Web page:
Cast: Antonio Brunetti, Wladyslaw Byrdy, Malcolm Callan, Simina Contras, Kevin Cox, John Kahara, Beata Pilch, and Nicole Wiesner.
Matei Vişniec playwright, poet and journalist, was born in Romania, and now lives in Paris. He began writing for the theatre in 1977. Early in his career Vişniec’s plays were banned by the Romanian censors. In 1987 he was invited to France by a literary foundation. While there, he asked for and received political asylum. After the fall of communism in Romania, in 1989, Vişniec became one of the most performed playwrights in the country. Vişniec gained international attention in 1992, with productions of Horses at the Window in France, and Old Clown Wanted at the “Bonner Biennale”. Since then, Matei Vişniec’s work has been produced in France, Germany, United States, Denmark, Austria, Poland, Finland, Italy, Turkey, Brazil, Romania, and Moldavia. Most recently, by a decree signed by French President Emmanuel Macron, Matei Vişniec became a Knight of the National Order of Merit.
Set Design: Mike Mroch / Original Music: Ovidiu Iloc / Sound Design: Christopher Kriz / Costume Design: Bisa Dimitrova and Tonette Navarro / Lighting Design: Richard Norwood / Properties: Meredith Miller / Make-up Design: Zsofia Otvos / Graphic Design: Michal Janicki / Dramaturg: Milan Pribisic / Stage Manager: Allison Raynes / Assistant Stage Manager: Lisa Much
the word progress on my mother’s lips doesn’t ring true
Written by Matei Vișniec
Translated by Joyce Nettles
Directed by István Szabó K.
Guest Director from Hungary
December 1, 2011 – January 28, 2012
Presented with support from The Trust of Mutual Understanding.
Joseph Jefferson Award for “Best Original Incidental Music” – Ovidiu Iloc
Guest director István Szabó K. captures the signature comic/tragic surrealism of Matei Vișniec’s the word progress on my mother’s lips doesn’t ring true. Winner of the “Best Play in the Off-section” at the Avignon Festival in 2009 this American premiere delves into the pits of refugee psyche, a metaphysical space where one continuously runs from a place with nothing left, to a place with nothing to offer.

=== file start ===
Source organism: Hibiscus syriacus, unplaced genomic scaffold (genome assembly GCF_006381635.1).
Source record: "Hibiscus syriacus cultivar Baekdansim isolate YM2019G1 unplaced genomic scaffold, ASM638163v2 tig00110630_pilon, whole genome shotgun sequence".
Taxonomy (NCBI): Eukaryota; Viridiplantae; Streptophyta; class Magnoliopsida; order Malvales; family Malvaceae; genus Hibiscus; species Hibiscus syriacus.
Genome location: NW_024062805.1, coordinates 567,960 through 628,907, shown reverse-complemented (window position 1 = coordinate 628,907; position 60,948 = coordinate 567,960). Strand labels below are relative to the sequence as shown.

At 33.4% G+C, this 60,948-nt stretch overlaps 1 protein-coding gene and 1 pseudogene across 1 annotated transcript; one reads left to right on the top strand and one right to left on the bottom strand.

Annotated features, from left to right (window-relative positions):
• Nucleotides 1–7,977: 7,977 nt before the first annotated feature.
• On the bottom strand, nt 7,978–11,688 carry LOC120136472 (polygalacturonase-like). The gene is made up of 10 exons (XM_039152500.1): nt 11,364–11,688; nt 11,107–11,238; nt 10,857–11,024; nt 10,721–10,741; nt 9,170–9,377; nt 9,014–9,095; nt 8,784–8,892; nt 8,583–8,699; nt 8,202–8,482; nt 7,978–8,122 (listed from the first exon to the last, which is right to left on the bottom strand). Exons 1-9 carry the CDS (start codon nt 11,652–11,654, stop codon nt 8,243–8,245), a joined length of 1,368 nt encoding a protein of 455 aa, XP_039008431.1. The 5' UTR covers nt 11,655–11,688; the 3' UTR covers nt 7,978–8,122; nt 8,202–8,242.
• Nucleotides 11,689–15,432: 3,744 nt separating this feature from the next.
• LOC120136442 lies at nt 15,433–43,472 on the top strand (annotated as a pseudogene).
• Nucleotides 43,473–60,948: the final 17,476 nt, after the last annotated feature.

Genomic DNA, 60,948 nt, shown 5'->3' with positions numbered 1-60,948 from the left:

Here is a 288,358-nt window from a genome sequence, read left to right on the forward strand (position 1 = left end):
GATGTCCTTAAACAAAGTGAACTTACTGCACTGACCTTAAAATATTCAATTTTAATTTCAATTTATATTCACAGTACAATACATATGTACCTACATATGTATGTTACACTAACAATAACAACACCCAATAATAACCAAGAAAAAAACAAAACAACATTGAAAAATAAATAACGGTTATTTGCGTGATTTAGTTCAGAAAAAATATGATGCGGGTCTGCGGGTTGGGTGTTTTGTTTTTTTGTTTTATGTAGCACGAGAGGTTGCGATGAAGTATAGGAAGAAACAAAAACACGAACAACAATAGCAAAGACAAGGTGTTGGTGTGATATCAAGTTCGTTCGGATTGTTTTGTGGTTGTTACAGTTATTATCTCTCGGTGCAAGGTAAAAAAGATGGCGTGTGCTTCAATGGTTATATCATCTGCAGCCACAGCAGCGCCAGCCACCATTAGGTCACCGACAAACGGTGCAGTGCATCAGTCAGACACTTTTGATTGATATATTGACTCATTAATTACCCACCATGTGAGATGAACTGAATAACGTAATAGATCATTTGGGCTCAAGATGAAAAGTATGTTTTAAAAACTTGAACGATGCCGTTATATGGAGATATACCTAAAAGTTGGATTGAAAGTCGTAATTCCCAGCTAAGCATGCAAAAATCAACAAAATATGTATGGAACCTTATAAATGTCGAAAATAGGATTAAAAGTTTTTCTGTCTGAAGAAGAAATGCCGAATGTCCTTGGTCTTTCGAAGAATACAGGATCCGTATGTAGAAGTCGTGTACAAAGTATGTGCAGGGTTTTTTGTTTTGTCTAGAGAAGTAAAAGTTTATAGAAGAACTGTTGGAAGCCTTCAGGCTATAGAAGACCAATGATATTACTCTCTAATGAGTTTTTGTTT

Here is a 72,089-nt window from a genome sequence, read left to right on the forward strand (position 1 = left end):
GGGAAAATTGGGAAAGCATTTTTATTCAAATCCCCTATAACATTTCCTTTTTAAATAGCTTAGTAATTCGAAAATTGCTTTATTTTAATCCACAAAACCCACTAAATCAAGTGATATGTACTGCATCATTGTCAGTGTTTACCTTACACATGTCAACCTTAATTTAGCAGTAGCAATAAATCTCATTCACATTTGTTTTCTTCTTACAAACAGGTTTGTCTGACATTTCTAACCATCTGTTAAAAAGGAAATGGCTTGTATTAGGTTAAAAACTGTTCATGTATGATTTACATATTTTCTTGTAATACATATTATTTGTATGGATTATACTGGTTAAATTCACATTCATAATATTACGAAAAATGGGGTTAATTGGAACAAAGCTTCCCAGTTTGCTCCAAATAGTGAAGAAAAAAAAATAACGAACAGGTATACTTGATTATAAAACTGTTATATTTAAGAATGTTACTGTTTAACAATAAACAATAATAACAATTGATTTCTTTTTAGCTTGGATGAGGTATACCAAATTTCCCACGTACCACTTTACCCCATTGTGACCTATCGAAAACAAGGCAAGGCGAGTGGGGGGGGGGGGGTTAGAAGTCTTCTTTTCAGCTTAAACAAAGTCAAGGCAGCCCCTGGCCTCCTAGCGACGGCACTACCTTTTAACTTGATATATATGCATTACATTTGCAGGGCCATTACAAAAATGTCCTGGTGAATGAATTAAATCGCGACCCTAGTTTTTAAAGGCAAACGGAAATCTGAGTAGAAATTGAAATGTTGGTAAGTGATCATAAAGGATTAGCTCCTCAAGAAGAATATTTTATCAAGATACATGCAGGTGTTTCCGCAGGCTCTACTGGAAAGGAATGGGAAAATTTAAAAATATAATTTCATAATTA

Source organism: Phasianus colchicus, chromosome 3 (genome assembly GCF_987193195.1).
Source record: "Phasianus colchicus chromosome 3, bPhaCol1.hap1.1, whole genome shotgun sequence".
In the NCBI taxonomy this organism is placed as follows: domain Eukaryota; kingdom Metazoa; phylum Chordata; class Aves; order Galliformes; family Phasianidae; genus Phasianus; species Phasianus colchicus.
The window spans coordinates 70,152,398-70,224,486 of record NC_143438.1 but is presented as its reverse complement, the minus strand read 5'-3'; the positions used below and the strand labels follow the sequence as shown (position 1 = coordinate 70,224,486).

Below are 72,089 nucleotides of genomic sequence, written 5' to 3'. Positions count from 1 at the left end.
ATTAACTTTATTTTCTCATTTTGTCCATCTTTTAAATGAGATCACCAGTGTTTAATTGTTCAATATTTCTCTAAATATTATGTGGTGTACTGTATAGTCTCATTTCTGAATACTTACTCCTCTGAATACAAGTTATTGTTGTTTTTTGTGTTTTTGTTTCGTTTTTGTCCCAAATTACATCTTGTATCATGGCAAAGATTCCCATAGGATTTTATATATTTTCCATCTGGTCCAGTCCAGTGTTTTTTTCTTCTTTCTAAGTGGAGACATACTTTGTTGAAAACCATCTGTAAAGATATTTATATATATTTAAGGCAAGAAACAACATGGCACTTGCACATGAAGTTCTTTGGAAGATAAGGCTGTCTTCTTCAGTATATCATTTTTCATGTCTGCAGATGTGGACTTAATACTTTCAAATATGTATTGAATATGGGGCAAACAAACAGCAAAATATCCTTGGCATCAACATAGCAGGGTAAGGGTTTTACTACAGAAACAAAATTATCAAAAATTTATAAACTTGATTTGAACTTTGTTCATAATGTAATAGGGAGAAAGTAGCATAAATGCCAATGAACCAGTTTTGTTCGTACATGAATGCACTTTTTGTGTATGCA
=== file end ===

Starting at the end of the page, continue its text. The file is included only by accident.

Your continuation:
This Trap Door Theatre production is relentlessly provocative, impossibly beautiful, and apt to haunt you long after it ends. Recommended!
Justin Hayford, Chicago Reader
Hedy Weiss, Chicago Sun-Times
Trap Door has long been the go-to venue in town for European avant-garde drama, but this production is the finest I’ve yet seen from these indispensable stalwarts of the storefront. It isn’t afraid to be emotionally accessible — if you’ve been tempted to try one of their shows, make it this one. **** (4) stars!
Kerry Reid, Chicago Tribune
Trap Door’s 2012 season was named “The Best String of Theatrical Stunners”
Trap Door Theatre consistently delivers some of the most superb and most challenging theater to be found anywhere and their production of The Word Progress on My Mother’s Lips Doesn’t Ring True is Trap Door at its finest. It gloriously takes us to a place that is as exquisite as it is overwhelming. It connects us to a part of our humanity that is almost too painful yet completely vital and it elevates theater to its most critical purpose.
Venus Zarris, Windy City Times
… Trap Door’s stated mission is to seek out challenging yet obscure works and bringing them to life, and in this they have succeeded. progress is certainly the most challenging piece of theater I’ve seen this season, both in the demands it makes on the actors, and the demands it makes on the audience to embrace the emotional weight of other people’s suffering. Highly Recommended.
J.H. Palmer, Chicago Theater Beat
István Szabó K. was born in Romania and has worked throughout Romania, Hungary and Germany. He graduated from the University of Targu Mures, Romania in 2000. He has served as the Theatre Director of the Hungarian State Theatre in Timisoara, and the Young Theatre in Piatra Neamt. At the Tomcsa Sandor Theatre in Odorheiu Secuiesc he held several positions, including Artistic Director, General Manager and the Theatre Director. Szabó has also worked as the Resident Director at the Arca Independent Theatre in Bucharest, and the Artistic Director of Szigligeti Hungarian State Theatre in Oradea. Most notable productions include The Could Child at the Radu Stanca National Theatre in Sibiu, Edward at the Romanian National Theatre in Timisoara, The Temptation at Euro Theater Central in Bonn and Mausoleum at the Hungarian State Theatre in Oradea. Awards for his directorial work include: The Imagine International Festival for The Wedding, Top Fest National Festival for Le Enfant Terribles and the Interethnic Theatre Festival “Press Prize” for Teibale and her Demon.